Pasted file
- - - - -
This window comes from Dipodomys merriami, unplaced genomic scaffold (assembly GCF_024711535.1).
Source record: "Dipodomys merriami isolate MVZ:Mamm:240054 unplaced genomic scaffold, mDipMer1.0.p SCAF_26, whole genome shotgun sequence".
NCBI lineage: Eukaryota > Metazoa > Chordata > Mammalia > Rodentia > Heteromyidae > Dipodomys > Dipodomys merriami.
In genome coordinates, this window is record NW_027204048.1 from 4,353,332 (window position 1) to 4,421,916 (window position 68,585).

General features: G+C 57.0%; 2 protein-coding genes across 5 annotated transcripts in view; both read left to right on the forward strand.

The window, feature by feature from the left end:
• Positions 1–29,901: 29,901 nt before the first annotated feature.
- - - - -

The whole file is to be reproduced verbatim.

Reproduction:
This window comes from Dipodomys merriami, unplaced genomic scaffold (assembly GCF_024711535.1).
Source record: "Dipodomys merriami isolate MVZ:Mamm:240054 unplaced genomic scaffold, mDipMer1.0.p SCAF_26, whole genome shotgun sequence".
NCBI lineage: Eukaryota > Metazoa > Chordata > Mammalia > Rodentia > Heteromyidae > Dipodomys > Dipodomys merriami.
In genome coordinates, this window is record NW_027204048.1 from 4,353,332 (window position 1) to 4,421,916 (window position 68,585).

General features: G+C 57.0%; 2 protein-coding genes across 5 annotated transcripts in view; both read left to right on the forward strand.

The window, feature by feature from the left end:
• Positions 1–29,901: 29,901 nt before the first annotated feature.